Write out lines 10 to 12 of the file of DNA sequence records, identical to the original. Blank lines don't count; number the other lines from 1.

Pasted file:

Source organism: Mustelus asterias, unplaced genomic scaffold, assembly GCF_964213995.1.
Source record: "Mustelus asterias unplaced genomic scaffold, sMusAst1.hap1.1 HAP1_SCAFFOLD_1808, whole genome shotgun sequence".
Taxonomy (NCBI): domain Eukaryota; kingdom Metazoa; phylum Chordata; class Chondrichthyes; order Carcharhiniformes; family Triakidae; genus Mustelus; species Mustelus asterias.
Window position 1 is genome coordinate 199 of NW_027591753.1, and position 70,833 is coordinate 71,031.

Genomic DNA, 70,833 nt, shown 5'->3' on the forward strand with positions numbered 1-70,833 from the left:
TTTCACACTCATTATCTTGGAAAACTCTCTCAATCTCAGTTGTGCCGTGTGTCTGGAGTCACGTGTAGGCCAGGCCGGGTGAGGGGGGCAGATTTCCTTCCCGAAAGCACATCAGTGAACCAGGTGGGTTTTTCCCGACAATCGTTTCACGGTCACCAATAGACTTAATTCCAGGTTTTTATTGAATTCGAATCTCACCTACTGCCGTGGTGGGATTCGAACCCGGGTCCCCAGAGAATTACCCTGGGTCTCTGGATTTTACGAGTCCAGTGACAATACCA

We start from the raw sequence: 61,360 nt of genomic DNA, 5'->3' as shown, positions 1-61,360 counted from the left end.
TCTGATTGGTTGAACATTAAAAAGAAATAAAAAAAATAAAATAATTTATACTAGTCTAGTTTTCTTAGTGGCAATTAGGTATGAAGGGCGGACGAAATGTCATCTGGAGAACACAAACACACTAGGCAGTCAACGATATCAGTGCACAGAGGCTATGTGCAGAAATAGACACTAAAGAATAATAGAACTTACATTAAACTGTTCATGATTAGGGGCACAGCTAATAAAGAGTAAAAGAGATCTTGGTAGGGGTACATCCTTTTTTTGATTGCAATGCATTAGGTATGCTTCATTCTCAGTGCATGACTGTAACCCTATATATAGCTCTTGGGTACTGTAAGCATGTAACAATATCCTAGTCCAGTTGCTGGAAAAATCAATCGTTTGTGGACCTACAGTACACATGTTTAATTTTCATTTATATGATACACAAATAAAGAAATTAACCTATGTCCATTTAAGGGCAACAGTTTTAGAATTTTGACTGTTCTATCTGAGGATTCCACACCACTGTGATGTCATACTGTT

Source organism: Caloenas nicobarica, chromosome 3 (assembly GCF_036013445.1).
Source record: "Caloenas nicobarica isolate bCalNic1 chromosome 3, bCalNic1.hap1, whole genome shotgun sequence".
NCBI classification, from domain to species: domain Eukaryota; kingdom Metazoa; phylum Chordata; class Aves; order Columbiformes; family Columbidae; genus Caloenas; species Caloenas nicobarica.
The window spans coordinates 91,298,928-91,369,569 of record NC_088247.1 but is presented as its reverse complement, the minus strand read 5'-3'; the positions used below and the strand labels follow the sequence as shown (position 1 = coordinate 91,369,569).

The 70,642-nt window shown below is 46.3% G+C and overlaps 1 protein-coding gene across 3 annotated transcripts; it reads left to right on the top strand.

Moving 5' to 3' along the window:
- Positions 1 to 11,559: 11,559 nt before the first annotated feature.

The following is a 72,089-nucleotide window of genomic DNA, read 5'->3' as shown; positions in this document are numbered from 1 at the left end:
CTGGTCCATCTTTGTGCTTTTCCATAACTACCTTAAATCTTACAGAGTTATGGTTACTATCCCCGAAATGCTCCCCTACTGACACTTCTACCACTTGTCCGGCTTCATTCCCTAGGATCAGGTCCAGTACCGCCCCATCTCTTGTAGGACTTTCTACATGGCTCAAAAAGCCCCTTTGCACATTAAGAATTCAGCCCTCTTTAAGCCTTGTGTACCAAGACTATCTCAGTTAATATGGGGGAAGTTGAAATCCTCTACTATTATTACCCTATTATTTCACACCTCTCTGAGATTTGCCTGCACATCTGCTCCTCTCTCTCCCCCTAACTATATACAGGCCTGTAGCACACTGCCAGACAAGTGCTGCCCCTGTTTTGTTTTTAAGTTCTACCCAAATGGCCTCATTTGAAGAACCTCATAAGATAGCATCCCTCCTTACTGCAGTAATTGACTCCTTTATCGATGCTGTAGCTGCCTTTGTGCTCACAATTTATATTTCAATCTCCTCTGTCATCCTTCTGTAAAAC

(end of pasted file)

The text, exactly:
Source record: "Caloenas nicobarica isolate bCalNic1 chromosome 3, bCalNic1.hap1, whole genome shotgun sequence".
NCBI classification, from domain to species: domain Eukaryota; kingdom Metazoa; phylum Chordata; class Aves; order Columbiformes; family Columbidae; genus Caloenas; species Caloenas nicobarica.
The window spans coordinates 91,298,928-91,369,569 of record NC_088247.1 but is presented as its reverse complement, the minus strand read 5'-3'; the positions used below and the strand labels follow the sequence as shown (position 1 = coordinate 91,369,569).